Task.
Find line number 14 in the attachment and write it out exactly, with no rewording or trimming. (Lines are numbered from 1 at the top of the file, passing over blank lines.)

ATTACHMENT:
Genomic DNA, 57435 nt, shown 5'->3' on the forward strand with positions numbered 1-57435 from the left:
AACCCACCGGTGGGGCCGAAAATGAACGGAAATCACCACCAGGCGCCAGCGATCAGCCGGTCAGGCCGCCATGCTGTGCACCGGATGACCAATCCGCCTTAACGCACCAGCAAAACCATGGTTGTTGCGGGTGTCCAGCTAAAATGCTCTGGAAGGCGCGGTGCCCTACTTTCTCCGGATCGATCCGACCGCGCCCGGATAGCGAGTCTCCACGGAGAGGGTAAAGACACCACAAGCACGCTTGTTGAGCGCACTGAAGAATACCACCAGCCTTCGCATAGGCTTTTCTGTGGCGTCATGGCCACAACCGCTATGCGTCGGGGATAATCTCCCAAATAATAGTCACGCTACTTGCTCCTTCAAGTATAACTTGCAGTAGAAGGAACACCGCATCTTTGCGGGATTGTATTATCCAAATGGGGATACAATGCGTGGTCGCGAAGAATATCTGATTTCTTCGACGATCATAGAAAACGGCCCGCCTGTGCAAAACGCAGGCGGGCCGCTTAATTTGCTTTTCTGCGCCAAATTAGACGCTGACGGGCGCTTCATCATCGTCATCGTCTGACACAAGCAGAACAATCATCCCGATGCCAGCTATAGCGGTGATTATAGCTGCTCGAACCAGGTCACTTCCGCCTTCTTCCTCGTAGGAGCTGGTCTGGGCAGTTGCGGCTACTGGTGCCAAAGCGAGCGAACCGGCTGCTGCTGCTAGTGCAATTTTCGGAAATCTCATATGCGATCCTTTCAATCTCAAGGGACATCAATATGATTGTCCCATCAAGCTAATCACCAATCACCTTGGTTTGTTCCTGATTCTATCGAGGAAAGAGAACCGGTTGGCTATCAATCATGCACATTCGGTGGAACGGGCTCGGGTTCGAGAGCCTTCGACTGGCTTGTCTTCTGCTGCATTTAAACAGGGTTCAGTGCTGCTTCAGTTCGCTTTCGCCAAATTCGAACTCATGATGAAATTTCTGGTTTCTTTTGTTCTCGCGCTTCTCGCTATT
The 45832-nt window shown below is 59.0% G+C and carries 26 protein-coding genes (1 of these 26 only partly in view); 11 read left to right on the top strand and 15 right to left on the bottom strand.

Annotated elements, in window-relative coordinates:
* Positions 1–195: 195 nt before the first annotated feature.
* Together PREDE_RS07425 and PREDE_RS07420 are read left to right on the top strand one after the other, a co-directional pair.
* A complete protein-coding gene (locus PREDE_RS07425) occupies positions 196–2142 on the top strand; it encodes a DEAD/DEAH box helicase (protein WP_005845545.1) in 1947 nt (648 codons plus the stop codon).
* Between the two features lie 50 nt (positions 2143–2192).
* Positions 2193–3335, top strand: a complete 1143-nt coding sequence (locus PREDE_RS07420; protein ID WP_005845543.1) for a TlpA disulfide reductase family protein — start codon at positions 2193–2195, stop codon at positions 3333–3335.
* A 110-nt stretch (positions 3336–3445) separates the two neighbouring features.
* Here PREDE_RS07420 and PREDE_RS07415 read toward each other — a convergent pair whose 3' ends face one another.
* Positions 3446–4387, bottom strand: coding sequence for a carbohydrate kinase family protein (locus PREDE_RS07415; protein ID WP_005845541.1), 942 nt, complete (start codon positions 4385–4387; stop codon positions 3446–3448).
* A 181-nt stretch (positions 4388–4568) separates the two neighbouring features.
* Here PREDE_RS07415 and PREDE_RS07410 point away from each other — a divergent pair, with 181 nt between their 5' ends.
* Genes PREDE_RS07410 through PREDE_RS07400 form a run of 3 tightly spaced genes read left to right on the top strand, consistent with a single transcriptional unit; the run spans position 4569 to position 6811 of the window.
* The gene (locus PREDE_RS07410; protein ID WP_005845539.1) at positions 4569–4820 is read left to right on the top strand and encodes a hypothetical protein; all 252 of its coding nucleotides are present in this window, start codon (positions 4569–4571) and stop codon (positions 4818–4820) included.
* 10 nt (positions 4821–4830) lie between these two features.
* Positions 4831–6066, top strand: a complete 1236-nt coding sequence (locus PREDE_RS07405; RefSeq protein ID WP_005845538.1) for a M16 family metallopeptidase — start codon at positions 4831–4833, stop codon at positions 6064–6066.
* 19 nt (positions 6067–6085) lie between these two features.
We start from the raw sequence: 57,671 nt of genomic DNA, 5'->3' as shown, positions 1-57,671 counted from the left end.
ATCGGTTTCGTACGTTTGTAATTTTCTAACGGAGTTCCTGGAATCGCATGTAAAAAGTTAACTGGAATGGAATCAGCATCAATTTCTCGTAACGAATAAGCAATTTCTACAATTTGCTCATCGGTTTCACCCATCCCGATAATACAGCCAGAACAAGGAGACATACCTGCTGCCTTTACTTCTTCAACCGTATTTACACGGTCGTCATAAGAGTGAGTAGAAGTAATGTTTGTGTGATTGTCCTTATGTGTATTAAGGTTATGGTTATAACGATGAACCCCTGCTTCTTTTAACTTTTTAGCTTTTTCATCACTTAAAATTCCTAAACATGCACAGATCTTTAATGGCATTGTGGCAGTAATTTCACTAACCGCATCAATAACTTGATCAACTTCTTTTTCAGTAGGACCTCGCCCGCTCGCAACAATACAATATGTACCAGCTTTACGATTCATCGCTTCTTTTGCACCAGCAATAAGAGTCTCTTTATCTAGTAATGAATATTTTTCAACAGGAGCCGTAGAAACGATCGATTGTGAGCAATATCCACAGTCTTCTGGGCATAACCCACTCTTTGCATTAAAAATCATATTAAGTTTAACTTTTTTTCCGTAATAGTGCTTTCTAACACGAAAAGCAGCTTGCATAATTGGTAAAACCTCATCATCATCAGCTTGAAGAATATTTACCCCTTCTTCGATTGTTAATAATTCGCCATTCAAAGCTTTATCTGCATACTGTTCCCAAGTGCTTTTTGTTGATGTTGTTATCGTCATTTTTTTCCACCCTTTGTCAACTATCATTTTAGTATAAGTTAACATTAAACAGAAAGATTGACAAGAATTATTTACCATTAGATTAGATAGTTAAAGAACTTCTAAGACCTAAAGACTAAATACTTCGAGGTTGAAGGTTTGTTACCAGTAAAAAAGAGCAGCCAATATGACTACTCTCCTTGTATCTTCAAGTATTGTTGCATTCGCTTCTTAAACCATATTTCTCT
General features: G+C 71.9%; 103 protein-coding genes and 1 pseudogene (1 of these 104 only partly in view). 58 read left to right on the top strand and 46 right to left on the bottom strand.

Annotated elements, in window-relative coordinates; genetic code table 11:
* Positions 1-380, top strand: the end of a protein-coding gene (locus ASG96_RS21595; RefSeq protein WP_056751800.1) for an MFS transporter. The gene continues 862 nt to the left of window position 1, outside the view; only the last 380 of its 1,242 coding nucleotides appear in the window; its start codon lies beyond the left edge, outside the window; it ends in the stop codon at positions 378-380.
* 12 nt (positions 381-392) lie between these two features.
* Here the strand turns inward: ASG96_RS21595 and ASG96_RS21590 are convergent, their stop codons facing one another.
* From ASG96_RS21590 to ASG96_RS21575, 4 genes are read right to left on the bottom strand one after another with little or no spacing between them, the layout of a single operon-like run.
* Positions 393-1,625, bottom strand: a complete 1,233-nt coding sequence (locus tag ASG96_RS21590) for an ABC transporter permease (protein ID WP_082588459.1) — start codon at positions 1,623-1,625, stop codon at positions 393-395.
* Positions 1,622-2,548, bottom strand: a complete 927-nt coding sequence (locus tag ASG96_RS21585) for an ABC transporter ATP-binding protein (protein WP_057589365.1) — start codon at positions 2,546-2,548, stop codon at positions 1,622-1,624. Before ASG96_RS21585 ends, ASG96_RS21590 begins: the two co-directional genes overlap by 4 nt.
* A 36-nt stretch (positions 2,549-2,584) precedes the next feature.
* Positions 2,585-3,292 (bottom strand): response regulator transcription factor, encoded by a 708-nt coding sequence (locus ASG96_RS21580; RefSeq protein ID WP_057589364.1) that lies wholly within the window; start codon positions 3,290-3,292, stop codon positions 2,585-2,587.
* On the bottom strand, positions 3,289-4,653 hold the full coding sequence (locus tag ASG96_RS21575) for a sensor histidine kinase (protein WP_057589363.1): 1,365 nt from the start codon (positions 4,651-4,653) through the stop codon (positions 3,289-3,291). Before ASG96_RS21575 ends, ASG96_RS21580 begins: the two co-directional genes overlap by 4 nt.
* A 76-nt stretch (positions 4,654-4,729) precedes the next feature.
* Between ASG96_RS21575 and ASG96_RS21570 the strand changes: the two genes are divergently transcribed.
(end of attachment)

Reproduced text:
* Here PREDE_RS07415 and PREDE_RS07410 point away from each other — a divergent pair, with 181 nt between their 5' ends.